Wednesday, 11 November 2009

Arcade - Mad Dog McCree

Mad Dog McCree

Back in the early 80s, there was a smattering of games using the "cutting-edge" technology of Laserdiscs. You'll remember them, they were pretty distinctive with their high-quality graphics (compared to what was around at the time), usually using high-quality cartoon animation or real explosions or something, trying to create a new experience in arcades. Unfortunately the games were either too hard, too boring or too broken to be playable for any length of time.

Fast Forward to 1990, and my holiday to Eastbourne. In the arcade on the pier, I found a Simpsons arcade machine to waste 40p a play on, only to find that I was beginning to get a bit squashed while playing... due to the crowd surrounding the latest "hot" game they had acquired... Mad Dog McCree. 

This was Eastbourne, for God's sake. Every gamer for 20 miles must have been there! There was no other explanation! Due to the crowd, I didn't dare try to get near the game until a year or two later when the fuss had died down a little, but this game was seriously popular. What I didn't realise at the time was that this was a machine not entirely dissimilar to Dragon's Lair et al from the early 80s.

American Laser Games resurrected the old laserdisc format, but this time used live action film sequences to string together a wild western themed shooter that allowed you to be the mysterious gunslinger who comes to clean up the town. Various ham actors served up a visual treat of typical schoolyard cowboy "deaths", your story's progress governed entirely on your speed and accuracy with the pistol. A basic concept, using comparatively basic technology, delivering a very basic gaming experience. It's as "on the rails" as you can get in a shooter.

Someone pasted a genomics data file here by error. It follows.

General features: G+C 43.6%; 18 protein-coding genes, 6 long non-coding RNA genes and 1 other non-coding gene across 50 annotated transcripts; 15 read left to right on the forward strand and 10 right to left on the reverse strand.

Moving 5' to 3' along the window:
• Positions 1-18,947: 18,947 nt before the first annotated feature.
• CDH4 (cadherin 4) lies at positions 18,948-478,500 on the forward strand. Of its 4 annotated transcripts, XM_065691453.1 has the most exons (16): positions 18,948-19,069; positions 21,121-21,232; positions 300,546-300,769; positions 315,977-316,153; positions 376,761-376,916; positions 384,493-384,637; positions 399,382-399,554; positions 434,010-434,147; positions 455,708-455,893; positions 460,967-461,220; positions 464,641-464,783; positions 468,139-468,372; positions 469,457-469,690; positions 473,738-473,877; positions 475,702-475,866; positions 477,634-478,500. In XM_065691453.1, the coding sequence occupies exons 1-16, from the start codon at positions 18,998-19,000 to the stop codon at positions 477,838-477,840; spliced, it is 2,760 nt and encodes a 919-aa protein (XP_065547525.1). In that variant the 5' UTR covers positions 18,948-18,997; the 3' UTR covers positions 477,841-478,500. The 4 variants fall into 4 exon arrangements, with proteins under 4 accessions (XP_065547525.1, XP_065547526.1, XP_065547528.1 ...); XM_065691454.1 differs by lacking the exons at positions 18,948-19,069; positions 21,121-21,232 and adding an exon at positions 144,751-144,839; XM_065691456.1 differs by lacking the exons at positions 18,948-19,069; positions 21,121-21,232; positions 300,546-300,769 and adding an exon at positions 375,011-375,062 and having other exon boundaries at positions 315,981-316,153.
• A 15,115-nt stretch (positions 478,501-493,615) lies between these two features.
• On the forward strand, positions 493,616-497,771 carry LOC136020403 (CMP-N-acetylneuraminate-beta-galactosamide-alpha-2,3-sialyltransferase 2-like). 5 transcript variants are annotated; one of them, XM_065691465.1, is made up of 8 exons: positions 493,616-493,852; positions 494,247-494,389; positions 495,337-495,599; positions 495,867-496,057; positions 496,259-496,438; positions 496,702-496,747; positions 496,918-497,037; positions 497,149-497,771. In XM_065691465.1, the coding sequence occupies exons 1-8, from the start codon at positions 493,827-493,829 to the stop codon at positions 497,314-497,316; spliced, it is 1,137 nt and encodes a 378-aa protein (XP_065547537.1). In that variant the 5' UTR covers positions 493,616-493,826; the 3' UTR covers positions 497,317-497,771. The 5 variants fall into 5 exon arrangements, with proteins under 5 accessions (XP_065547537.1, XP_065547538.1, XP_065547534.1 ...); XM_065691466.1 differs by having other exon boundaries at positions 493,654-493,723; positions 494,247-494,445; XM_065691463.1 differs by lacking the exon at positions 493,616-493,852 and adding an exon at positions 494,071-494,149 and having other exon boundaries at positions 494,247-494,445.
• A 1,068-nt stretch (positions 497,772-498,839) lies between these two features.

But wait! The game kept you on your toes, sometimes changing the location of the hideout from what was on your map, or changing what to shoot to disarm the booby-trapped mine. So you did need to pay some attention to what you were doing.

Well, yippee-ki-ay. At the end of the day, it was still the same basic premise as Dragons Lair and any other
Laserdisc game, perform an action at the right time, see the next bit of the film. Get it wrong and lose a life and see a different bit of film. Being the first of a line of this style of game, it probably delivered the best experience, later games in this style tried to over-complicate the concept. Looking at some of the best-loved light gun games of all time, it's plain to see that simplicity works best (Virtua Cop, anyone?)

So, has time been kind to Mad Dog McCree and his henchmen? Believe it or not, despite its lack of real depth and longevity, this game is still worth hunting out for a quick credit or 2. It works best in small doses, has a bit of a challenge to it if you're rusty, but I wouldn't say it's a game you must play before you die. It certainly has its place in history, and if I found a working one, I'd play it, but it's not one for the collection. Laserdisc games were often unreliable at the best of times, but for some reason I saw more of these switched off than on after a few years, and those that were on often didn't work for shooting on one side of the screen.

"Looks like it's time to take this old boy to Boot Hill." as the undertaker would say. The final nail in the coffin for this game is the unfortunate release of this game, along with Mad Dog 2 and The Last Bounty Hunter, on the Nintendo Wii. Now, being a big fan of this game in the past, I bought it. Whilst the conversion isn't bad, as such, there are a couple of niggles that have, quite frankly, put me off recommending it whole-heartedly to anyone. For instance, the quick draw showdowns are near-impossible, and very often the timing window for a successful shot "feels" wrong, and there's STILL the baddies you can't see who will shoot you without even being visible (e.g. the Corral scene). This one's for true hardcore retro-fans only, not for those who are thinking about getting into retro.

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